Projekt Fundacji Bęc Zmiana
Here we present the results of our search for a 21ST CENTURY COLLECTION OF PUBLIC ART OF THE CAPITAL CITY OF WARSAW. We had a hunch that such collection existed, although in the end we didn’t find it where we had expected to. Anyway, let’s start from the beginning.
When we think about a collection, by its very definition we conjure up not so much specific objects of art but rather an intentional constellation. A collector is somebody who makes a choice, therefore a collection becomes a material reflection of the logic used in arriving at such decision. The question of a collection is therefore also a question about its author. Since the owner of the collection is neither a concrete entity nor a concrete institution, but a city as a community of citizens, then by revealing the logic governing the collection, one can see how a city consciously shapes the symbolic order of its inhabitants.
When we think about a public collection, we mean all the works financed by public funds held in common by the local community, not only those works found in publicly accessible urban space.
We started our enquiry by checking whether the COLLECTION OF THE CITY OF WARSAW comprises art works erected in public spaces every year thanks to subsidies granted by the city of Warsaw, through competitions organized by the Office of Culture. Financing is available to associations and foundations, of which there are a few thousand in the capital, out of which over a thousand have declared their engagement in cultural issues. Therefore every year, many works appear that are supported by city funding. So we wanted to find out what happened to the latest cultural creations that have come to fruition thanks to public funds. What is their legal status? Are they automatically found in the public domain? Does the city have any tools to manage art created in this way?
Our starting point was the question of whether one can consider those works as comprising a collection. A key feature of such collection would be the fact that it was created with the support of non-governmental organizations representing city dwellers’ grass-root involvement in culture. We asked ourselves why works resulting from such cooperation are not systematically catalogued by those awarding the grants and made available in the public domain as an asset belonging to the city and its people. But just asking such a question was not enough for us – thanks to support from many Warsaw associations and foundations, above all the Puszka Foundation, which documents Warsaw art in public space, we have gathered information on over one hundred objects and put it up on dedicated WARSAW COLLECTION website: www.kolekcjapublicznawarszawy.pl.
Nevertheless, our aim was neither to find the highest number of works possible that have appeared in Warsaw over the last decade thanks to public funding, nor to catalogue them, but mainly to determine their status. And so, after seeking legal opinions, it turns out that public art realised with the support of grants is only public by name.
In light of the aforesaid, we changed our assumptions. We began to search for a WARSAW COLLECTION OF PUBLIC ART in the registers, catalogues and records of the official institutions of the Capital City of Warsaw. And we found it! It transpires that there are indeed records of Warsaw collectibles. What do these records list? They list cultural assets that conform to the definition included in the Instruction for the circulation and monitoring of financial and accounting records in the Office of the Capital City of Warsaw, namely paintings, lithography, sculpture etc., as well as museum exhibits valued according to the acquisition price. We are publishing their list for the first time – the majority of the works were created in the 20th century, although there are also some from the 18th century. The collection comprises over one hundred art objects administered today by the Office of the City of Warsaw, including the most coherent part of the collection, established by Wojciech Krukowski when he was Director of the Ujazdowski Castle Centre for Contemporary Art – which was purchased by the Municipality of Central Warsaw and deposited with the Centre for Contemporary Art.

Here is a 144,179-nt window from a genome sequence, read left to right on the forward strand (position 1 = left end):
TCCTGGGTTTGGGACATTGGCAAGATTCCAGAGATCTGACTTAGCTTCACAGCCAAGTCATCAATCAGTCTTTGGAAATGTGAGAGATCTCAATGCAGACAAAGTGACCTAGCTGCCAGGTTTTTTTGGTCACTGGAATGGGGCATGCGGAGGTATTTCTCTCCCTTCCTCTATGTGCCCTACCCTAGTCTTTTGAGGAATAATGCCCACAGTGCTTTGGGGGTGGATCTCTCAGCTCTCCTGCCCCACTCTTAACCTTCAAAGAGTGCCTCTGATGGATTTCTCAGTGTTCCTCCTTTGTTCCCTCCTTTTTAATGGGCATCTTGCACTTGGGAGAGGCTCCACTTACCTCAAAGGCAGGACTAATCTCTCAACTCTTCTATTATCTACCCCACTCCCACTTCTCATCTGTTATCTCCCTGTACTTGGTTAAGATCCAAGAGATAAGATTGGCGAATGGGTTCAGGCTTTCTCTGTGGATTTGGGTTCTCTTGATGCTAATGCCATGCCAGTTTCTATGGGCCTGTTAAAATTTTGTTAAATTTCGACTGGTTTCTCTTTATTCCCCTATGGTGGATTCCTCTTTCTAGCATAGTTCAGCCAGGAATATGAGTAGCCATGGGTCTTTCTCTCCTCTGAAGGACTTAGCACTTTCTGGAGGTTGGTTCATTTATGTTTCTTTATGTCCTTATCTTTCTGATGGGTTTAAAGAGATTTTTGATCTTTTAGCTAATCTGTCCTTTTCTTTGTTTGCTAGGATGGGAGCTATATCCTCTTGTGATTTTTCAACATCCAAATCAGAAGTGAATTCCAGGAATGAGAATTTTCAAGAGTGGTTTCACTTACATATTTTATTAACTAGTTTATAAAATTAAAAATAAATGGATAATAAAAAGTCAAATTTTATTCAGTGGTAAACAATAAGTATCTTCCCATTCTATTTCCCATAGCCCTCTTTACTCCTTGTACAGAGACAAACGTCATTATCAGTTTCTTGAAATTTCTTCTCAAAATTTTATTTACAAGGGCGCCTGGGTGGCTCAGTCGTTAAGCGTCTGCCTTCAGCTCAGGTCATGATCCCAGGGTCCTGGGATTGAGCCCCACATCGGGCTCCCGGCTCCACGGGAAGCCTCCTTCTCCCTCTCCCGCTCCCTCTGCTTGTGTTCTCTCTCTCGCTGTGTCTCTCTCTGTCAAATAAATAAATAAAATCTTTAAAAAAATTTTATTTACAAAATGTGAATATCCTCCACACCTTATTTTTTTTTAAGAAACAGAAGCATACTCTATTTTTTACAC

The catalogue of the COLLECTION OF PUBLIC ART OF WARSAW still needs to be supplemented with art objects located in the buildings of Warsaw public institutions. Due to the absence of an inventory of such works (which is soon to be drawn up), we have not been able to establish what that part of the collection comprises.
We present the contents of the COLLECTION OF 21st CENTURY PUBLIC ART OF WARSAW CITY as currently known to us, together with interviews that we carried out during our research. They touch on not only the specific position of the capital city of Warsaw, but also on issues which cannot be ignored when discussing a city collection today, namely the understanding of art as a common good, the accessibility of culture based on free licences, how public art “works” in urban space, how citizens interact with it, and what the legal and economic status of public art is.
The collective collector is a complicated figure and in the case of Warsaw, it appears to suffers from a split personality: on one hand, it has a sizeable collection of contemporary art works, which thanks to its subsidies appear in public space every year, though these works are not gathered into any collection of its own; on the other hand, it admits to possessing an entirely different collection, mainly defined by the legal status of its chaotic elements.
We are hopeful that the material we have gathered will be the starting point for a more advanced approach towards a COLLECTION OF PUBLIC ART OF WARSAW and the beginning of a challenging discussion on community-collectors. But before that happens, let’s take a look at the collection as it stands today.
Ewelina Bartosik, Magda Roszkowska, Bogna Świątkowska